Senator Kirsten Gillibrand said in an interview with Yahoo Finance that it appears the National Rifle Association (NRA) is starting to lose its political influence, especially with younger Americans now taking a stand.
The nation’s top gun rights lobbying group has been laid low by an organizational crisis that’s engulfed its leadership, and forced it to shutter its media operation. Meanwhile, the NRA has taken multiple hits from critics that accuse the organization of being complicit in a rash of high-profile shootings.
In an interview with Yahoo Finance’s Rick Newman, Gillibrand — a 2020 presidential candidate— said evidence suggested the NRA is starting to lose bits of its political impact. She cited the survivors of 2018’s school shooting in Parkland, Florida —many of whom have become vocal in the debate for more gun control.
“The young people of America are rising up,” the New York Democrat said.
“The fact that you have kids marching out of classrooms, marching on Washington, marching for our lives, the fact that you have young women like Emma Gonzalez speaking up and calling BS on every member of Congress who's ever lied to her, that is changing outcomes,” Gillibrand added.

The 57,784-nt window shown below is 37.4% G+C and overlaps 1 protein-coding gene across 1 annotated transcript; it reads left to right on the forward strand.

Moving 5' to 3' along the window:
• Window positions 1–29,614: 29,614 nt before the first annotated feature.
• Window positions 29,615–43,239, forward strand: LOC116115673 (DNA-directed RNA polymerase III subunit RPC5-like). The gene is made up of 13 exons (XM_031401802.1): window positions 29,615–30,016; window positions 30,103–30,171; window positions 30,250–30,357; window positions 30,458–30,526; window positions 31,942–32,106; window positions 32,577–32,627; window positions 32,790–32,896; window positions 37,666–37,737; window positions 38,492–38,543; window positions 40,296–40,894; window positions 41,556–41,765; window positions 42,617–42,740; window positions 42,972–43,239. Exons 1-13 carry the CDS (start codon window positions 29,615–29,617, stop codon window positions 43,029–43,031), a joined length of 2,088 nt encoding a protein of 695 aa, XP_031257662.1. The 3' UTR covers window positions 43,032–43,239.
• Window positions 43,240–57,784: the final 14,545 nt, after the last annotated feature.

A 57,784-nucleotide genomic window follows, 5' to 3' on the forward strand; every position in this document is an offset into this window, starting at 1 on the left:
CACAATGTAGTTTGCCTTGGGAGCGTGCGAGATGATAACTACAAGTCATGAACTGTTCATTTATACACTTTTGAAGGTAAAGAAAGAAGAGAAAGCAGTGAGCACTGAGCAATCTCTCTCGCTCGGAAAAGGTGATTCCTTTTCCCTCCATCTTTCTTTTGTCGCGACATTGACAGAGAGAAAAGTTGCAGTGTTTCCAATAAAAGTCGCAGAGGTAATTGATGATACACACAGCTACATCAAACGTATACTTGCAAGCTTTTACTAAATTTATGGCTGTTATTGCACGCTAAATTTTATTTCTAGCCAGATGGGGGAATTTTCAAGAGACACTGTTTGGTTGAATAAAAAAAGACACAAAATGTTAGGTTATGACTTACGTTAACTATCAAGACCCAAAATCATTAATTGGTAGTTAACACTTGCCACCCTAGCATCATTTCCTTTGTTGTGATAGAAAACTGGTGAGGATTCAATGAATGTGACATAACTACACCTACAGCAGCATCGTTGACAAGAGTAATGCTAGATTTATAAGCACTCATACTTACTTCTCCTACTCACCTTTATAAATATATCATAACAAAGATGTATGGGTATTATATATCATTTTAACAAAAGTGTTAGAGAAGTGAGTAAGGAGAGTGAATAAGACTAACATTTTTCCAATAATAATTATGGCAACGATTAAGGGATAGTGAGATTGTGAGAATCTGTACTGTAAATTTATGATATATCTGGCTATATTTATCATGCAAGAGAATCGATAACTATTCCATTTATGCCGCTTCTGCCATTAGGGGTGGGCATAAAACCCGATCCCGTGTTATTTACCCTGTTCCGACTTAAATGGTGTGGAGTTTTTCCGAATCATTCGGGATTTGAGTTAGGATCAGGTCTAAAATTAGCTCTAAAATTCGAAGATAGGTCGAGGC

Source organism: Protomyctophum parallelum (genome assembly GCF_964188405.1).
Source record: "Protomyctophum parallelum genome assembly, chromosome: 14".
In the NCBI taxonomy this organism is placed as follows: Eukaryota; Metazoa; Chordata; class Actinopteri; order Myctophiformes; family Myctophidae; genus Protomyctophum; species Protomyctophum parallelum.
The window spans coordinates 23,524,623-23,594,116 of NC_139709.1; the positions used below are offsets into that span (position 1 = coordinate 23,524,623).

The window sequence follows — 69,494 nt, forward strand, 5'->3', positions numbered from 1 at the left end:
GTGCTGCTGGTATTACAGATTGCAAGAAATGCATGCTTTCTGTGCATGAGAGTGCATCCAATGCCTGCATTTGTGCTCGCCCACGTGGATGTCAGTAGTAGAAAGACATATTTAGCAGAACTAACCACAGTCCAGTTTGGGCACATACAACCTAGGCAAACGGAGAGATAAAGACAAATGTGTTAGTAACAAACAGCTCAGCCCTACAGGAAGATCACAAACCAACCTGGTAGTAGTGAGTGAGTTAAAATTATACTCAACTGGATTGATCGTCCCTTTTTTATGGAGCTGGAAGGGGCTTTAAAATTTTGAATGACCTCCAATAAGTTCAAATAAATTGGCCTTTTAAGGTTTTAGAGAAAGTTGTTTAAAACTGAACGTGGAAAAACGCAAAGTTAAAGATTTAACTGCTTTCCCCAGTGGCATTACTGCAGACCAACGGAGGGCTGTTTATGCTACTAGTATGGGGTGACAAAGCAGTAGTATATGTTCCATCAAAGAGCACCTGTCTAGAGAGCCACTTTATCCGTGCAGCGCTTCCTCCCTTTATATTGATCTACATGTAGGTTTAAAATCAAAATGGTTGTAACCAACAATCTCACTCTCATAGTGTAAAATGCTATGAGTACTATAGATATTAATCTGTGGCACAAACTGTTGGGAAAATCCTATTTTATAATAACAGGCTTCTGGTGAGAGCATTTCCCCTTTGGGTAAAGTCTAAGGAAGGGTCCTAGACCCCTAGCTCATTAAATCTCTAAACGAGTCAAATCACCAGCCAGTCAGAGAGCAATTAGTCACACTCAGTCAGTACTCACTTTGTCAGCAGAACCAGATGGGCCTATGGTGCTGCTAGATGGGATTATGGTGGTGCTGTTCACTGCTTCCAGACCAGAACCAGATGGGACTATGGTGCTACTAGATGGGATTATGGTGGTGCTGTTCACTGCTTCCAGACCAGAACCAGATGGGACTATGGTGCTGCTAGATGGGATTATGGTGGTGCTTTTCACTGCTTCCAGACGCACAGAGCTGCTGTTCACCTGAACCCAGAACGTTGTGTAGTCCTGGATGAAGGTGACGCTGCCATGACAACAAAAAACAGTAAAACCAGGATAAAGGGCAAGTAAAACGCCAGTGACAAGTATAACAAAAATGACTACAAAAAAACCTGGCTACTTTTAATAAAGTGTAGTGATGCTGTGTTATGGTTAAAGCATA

According to an analysis by CNN, the first five months of 2019 have seen 15 school shootings where someone was injured or killed.
While many Democratic politicians have called out the NRA, the gun rights lobbying group retains steadfast support from the GOP’s top ranks, including Florida Senator Marco Rubio, Kentucky Senator Rand Paul and President Donald Trump.
For its part, the NRA has continued to push back on suggestions that more gun control would prevent future attacks.
“Banning guns from law-abiding Americans based on the criminal act of a madman will do nothing to prevent future attacks. This is a fact that has been proven time and again in countries across the world,” NRA representatives said in part of their official statement.
Still, new efforts to restrict gun rights have failed to pass Congress. Gillibrand told Yahoo Finance that the push for gun control went beyond just lobbying lawmakers.
“Even if [young Americans] can't convince a legislator to do the right thing, they can convince their parents, and they can convince their grandparents, and all the people that love them,” Gillibrand said in regards to gun policy reform.
“And those people will start voting out people that won't be for common sense,” she then added.
Donovan Russo is a writer for Yahoo Finance. Follow him @Donovanxrusso.